Kathy Reeves

Space Physics and Aeronomy



Senior Astrophysicist, Harvard-Smithsonian Center for Astrophysics, Cambridge, MA, USA

AGU embraces the global community and welcomes diverse leaders from around the world, representing various identities, voices, and perspectives. List any identities, voices, and perspectives you would bring, including but not limited to nationality, regional representations, racial and ethnic backgrounds, and any other identity you feel comfortable sharing.

I am a female, white, mid-career scientist. I grew up in the American West (Denver, Colorado), and I have lived in Oregon, New Hampshire, and Massachusetts.

Volunteer experience that relates to this position:

I am currently the chair of the COSMO (Coronal Solar Magnetism Observatory) Scientific Steering Committee and a member of the Association of Universities for Research in Astronomy (AURA) Solar Observatory Council. I have served the American Astronomical Society (AAS) Solar Physics Division (SPD) Hale and Harvel Prize Committees and the AGU Space Physics and Aeronomy (SPA) Fred L. Scarf Dissertation Award Committee. In the past, I have been a member of the AAS SPD Committee and also served on the Nominating Committee for the SPD.


This leadership position is a liaison role; it is one that aims to catalyze community and build AGU as envisioned by the strategic plan. How will you engage with members of your section to advance AGU’s strategic plan? How will you facilitate engagement with other sections and people outside AGU to support our mission?

The COVID-19 pandemic changed the way we engage with our colleagues, forcing us to find new ways to interact virtually. As the pandemic recedes, the challenge is to retain the best aspects of the virtual experience, while also reacquiring the advantages of in-person interaction. This hybrid approach could entail multiple modes to facilitate participation and interaction during meetings, including on-line presentations and virtual discussion spaces in addition to the in-person experience. Continuing to use these on-line tools as in-person meetings return will broaden participation and engagement from people who are not able to attend the meetings otherwise.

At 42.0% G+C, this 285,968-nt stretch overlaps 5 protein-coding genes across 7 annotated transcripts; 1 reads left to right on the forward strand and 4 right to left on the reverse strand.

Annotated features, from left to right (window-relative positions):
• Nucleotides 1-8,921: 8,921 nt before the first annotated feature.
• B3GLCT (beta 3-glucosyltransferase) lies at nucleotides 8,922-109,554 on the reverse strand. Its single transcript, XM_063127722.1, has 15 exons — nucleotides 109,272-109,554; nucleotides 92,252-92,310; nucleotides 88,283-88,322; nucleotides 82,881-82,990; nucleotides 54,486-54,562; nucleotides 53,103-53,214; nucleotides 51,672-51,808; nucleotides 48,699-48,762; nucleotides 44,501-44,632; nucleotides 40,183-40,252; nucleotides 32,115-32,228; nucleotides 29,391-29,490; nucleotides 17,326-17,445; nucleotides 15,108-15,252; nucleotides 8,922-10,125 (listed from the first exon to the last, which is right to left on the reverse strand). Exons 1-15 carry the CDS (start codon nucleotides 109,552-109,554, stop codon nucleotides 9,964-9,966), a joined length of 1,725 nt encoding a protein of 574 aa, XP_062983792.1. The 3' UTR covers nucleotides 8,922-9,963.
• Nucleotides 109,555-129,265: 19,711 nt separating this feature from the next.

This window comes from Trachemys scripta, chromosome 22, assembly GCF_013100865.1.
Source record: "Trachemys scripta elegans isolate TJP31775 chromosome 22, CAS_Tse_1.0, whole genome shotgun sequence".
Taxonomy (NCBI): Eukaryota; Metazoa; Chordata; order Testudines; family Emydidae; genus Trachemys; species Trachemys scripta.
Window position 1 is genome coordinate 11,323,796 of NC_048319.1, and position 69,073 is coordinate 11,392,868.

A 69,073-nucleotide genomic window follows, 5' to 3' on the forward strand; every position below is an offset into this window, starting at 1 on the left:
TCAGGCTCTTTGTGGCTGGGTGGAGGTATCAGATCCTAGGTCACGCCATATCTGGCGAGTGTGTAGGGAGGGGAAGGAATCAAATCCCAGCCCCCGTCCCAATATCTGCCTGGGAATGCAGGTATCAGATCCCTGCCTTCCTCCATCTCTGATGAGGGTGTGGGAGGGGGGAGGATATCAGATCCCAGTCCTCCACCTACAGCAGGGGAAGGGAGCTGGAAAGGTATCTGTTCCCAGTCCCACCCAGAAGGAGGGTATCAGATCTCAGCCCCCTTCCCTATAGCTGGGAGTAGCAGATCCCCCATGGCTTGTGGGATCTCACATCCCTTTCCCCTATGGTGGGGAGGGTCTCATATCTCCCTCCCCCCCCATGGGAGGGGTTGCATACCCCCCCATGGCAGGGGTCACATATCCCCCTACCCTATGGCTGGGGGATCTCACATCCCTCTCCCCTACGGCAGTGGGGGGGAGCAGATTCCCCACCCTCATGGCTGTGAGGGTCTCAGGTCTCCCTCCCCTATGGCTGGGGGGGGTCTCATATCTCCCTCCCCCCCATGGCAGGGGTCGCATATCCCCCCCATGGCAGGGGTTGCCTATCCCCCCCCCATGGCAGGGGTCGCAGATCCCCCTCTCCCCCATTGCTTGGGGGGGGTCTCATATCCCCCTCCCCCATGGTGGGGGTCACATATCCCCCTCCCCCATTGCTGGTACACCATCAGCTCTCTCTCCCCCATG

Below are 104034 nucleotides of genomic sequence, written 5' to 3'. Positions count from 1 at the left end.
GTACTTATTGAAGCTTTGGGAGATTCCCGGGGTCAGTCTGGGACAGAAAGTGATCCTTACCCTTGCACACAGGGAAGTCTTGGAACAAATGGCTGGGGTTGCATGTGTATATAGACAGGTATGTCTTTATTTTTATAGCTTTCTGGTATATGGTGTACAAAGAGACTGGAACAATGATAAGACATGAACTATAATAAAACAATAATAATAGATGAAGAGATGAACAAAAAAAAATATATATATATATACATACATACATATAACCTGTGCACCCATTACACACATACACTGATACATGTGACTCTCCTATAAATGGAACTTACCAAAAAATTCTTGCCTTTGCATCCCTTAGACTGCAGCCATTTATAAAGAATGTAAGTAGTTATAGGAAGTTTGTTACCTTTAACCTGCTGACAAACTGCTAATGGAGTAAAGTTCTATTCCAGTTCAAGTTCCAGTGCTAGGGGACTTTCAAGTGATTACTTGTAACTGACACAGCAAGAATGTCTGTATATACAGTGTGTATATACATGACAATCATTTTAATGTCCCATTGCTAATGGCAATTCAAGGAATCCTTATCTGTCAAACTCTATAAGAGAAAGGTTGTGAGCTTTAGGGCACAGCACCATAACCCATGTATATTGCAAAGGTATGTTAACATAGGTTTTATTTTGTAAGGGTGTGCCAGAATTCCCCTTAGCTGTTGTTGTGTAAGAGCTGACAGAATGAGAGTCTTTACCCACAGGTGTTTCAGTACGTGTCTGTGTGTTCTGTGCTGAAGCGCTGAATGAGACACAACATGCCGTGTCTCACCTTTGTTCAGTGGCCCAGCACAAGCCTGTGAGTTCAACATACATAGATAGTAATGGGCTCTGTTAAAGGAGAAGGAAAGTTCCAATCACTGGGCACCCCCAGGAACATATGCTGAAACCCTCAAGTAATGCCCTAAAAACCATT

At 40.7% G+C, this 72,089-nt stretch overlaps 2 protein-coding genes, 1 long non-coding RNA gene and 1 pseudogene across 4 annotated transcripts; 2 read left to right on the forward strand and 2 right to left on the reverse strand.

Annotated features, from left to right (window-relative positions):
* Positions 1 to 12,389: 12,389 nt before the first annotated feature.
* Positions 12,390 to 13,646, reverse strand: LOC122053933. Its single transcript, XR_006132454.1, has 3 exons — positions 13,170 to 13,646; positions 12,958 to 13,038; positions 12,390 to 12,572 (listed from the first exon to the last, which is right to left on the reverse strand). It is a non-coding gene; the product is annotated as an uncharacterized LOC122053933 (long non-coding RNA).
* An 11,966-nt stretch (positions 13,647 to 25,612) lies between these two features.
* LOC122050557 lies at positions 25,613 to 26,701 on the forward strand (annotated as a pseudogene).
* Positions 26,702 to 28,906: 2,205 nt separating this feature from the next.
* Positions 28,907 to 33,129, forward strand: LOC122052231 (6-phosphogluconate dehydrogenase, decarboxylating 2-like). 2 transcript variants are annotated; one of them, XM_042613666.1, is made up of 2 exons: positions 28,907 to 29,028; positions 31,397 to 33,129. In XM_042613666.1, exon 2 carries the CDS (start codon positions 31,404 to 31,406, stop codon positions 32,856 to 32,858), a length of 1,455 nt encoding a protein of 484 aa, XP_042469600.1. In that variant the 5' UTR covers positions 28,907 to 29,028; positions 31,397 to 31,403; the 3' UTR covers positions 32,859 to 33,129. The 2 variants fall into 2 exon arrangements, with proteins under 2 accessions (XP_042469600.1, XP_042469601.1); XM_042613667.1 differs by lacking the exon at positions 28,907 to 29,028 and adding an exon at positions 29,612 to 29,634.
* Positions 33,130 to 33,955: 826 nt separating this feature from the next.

The last few years have been hard on junior scientists who are trying to build their professional networks, particularly so for those from underrepresented communities and those with young families. These scientists are the future of our field, and we should prioritize their development by facilitating and prioritizing their attendance at meetings, developing robust mentoring strategies and programs, and identifying and eliminating barriers to participation for underrepresented groups.

Space physics is a unique field in that it is considered part of the geosciences, and it also has ties to astronomy. This dual role affords us a golden opportunity to broaden participation in the AGU SPA section by partnering with the Solar Physics Division of the American Astronomical Society. The Triennial Earth-Sun Summit meetings are a prime example of successful coordination between these two organizations. As a member of the AAS, I will continue and expand the coordination between the two groups.

Section affiliations:

Education; Space Physics and Aeronomy